Nebraska’s Hail Mary Could Have Been Worse

WNUR’s Michael Stern (michaeljstern23) examines Nebraska’s Hail Mary to defeat Northwestern and tells why it could have been worse with historical examples included.

Photo via Bruce Thorson-USA TODAY Sports

Photo via Bruce Thorson-USA TODAY Sports

It was a rough weekend, Northwestern fans. A Hail Mary is easily the most devastating play in college football, and this particular Hail Mary is especially devastating because it severely damaged the ‘Cats’ bowl chances. But just remember, it could always be worse. And here are 5 reasons why.

1. It wasn’t at home.

Imagine the disappointment felt after watching a Hail Mary on TV. Now imagine that same disappointment IN THE STADIUM.

Exhibit A: Colorado’s Kordell Stewart fires a 64-yard Hail Mary to Michael Westbrook in a 1994 game that has since been dubbed “Miracle at Michigan”. This would be a fun one to talk about next weekend with some Wolverine fans when Michigan visits Ryan Field.

2. It wasn’t a home upset bid.

Imagine the disappointment felt after a watching a Hail Mary in the stadium from number one. Now imagine that same disappointment, except the opponent is a top-ranked team.

Exhibit A: Kentucky had already poured the Gatorade on their head coach, Guy Morriss, and just needed to keep 14th-ranked LSU from throwing a 74-yard touchdown on the game’s final play in order to win in November of 2002. They couldn’t. Tiger quarterback Marcus Randall’s pass was deflected into the waiting arms of Devery Henderson, and Henderson raced into the end zone to complete “The Bluegrass Miracle”.

3. It wasn’t in a bowl game.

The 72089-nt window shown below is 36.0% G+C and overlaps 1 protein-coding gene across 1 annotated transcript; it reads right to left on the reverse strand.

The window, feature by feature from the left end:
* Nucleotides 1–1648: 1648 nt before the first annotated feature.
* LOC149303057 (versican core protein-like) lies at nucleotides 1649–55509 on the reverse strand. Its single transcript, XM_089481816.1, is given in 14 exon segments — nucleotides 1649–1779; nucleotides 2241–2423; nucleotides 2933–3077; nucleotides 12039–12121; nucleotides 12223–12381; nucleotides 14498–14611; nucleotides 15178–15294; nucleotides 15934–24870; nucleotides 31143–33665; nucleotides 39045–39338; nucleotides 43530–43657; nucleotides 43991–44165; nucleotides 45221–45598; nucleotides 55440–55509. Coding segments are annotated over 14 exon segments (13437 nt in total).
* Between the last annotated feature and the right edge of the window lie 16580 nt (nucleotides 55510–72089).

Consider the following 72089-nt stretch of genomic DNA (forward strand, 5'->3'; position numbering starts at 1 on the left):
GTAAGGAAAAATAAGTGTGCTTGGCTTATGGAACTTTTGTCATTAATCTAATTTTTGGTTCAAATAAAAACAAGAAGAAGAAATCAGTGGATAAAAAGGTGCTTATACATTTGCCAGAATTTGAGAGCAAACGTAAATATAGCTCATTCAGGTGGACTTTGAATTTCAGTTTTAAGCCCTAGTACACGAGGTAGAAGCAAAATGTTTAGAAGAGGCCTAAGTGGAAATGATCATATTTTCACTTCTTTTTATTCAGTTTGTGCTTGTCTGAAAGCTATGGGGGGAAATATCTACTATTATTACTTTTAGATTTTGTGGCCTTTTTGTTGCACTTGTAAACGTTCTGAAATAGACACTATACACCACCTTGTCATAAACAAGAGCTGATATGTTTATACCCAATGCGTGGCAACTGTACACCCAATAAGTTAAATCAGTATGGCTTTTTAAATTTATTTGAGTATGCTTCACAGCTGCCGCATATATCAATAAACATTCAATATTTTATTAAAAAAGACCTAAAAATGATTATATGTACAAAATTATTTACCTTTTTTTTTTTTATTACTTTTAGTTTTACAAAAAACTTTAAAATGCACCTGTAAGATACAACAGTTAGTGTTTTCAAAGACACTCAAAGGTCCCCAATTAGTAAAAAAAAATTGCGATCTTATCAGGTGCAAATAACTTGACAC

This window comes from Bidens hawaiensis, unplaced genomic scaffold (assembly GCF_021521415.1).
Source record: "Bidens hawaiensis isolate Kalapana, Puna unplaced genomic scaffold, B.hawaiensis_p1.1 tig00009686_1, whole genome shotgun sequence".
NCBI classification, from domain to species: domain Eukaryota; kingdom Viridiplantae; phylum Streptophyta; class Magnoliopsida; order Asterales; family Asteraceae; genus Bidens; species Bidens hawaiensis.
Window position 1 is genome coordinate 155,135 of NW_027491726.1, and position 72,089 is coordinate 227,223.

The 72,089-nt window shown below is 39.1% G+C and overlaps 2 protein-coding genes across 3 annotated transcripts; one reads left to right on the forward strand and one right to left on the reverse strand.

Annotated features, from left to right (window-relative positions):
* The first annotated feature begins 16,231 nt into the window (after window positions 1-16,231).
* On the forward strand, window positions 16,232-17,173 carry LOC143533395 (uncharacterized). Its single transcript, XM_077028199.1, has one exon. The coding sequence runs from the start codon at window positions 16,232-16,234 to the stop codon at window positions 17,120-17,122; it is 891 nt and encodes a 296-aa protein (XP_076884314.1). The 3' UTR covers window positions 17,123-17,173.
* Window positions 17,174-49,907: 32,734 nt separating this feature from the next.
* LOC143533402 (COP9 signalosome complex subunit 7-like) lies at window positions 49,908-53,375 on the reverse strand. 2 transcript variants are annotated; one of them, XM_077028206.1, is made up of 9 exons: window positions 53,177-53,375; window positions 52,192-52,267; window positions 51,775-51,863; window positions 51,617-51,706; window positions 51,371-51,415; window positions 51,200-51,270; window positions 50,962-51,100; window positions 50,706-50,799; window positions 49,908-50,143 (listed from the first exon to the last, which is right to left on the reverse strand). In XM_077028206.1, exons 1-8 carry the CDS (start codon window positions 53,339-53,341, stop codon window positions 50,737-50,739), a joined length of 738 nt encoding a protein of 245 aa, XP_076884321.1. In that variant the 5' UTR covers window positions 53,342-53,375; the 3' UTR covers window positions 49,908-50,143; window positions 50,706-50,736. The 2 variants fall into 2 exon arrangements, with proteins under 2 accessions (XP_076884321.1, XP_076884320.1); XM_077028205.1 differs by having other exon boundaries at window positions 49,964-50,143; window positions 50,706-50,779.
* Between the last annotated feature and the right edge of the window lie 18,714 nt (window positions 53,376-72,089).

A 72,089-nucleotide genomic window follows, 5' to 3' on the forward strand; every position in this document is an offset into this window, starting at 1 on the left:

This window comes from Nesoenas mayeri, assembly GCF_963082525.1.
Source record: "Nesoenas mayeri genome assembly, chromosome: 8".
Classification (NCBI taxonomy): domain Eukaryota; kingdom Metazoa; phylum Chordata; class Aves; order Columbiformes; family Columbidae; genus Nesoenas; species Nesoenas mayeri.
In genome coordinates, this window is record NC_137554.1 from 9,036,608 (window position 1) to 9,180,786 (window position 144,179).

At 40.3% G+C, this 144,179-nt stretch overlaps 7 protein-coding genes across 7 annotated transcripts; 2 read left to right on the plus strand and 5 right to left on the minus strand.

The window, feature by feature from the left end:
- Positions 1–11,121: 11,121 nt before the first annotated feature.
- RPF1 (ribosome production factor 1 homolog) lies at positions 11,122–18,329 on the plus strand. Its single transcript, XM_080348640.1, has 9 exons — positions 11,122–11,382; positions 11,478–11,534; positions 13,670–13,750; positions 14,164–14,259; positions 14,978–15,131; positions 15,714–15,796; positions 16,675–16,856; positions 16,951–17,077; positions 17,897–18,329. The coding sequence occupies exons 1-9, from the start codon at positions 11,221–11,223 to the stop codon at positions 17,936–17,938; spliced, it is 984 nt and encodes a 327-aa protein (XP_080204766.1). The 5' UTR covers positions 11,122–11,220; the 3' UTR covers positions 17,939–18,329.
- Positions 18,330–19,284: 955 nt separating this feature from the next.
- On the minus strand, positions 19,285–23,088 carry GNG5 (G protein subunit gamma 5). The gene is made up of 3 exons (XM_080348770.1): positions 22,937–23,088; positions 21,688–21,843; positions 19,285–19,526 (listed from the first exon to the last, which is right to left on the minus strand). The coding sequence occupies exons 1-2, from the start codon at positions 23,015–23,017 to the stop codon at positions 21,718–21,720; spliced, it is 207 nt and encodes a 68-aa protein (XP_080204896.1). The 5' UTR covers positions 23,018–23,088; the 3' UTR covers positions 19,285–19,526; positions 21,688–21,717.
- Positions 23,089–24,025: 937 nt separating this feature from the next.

Imagine the disappointment felt watching that Hail Mary on TV. Now imagine not being able to watch another game for a WHOLE 9 MONTHS. No excuses such as, “well, at least we have a game next week (or in two weeks) apply.

Exhibit A: Pony Express SMU, featuring Craig James, Eric Dickerson, and lots of rich boosters, held a 45-39 lead over BYU in the 1980 Holiday Bowl. Enter Jim McMahon. The quarterback famous around these parts for leading the ’85 Bears to the Super Bowl threw a 41-yard Hail Mary to Clay Brown, and the extra point gave the Cougars a 46-45 “Miracle Bowl” win.

4. It wasn’t the most famous Hail Mary in college football history.

Seriously, who wants their school to be remembered for giving up a Hail Mary to a Heisman-winning quarterback that is still shown 30 years later at every Heisman trophy presentation and after every new Hail Mary? Miami doesn’t.

Exhibit A: In November of 1984, Doug Flutie and Boston College trailed Miami 45-41, but had the ball on the Hurricane 48. Flutie dropped back, hurled the ball into the end zone where Flutie’s roommate, Gerard Phelan, snagged it. The rest is history.

5. The band wasn’t on the field.

Enough said. It’s not a Hail Mary, but giving up a play like this has to be the worst feeling ever.

Exhibit A: John Elway led Stanford down the field and into position for the go-ahead field goal in the Cardinal’s November 1982 rivalry game against Cal. Kicker Mark Harmon (not actor Mark Harmon) nailed the field goal, giving Stanford a 20-19 lead with 4 seconds to play. The madness of “The Play” ensued, with Kevin Moen lateraling to Richard Rodgers lateraling to Dwight Garner and on and on and on until Moen ran into the end zone, smashed a trombone and gave the Bears a 25-20 victory over their archrivals.

Sidenote: The Wildcats were definitely cursed to have a Hail Mary play like this happen against them this year. Northwestern opened the season at the very Memorial Stadium where The Play happened in 1982, and faced a Cal team that includes safety David Garner (son of Dwight) and receiver Richard Rodgers, Jr. (son of Richard, Sr.). The ‘Cats were cursed, a Hail Mary loss was inevitable, it wasn’t that terrible, and now we can get on with the season.

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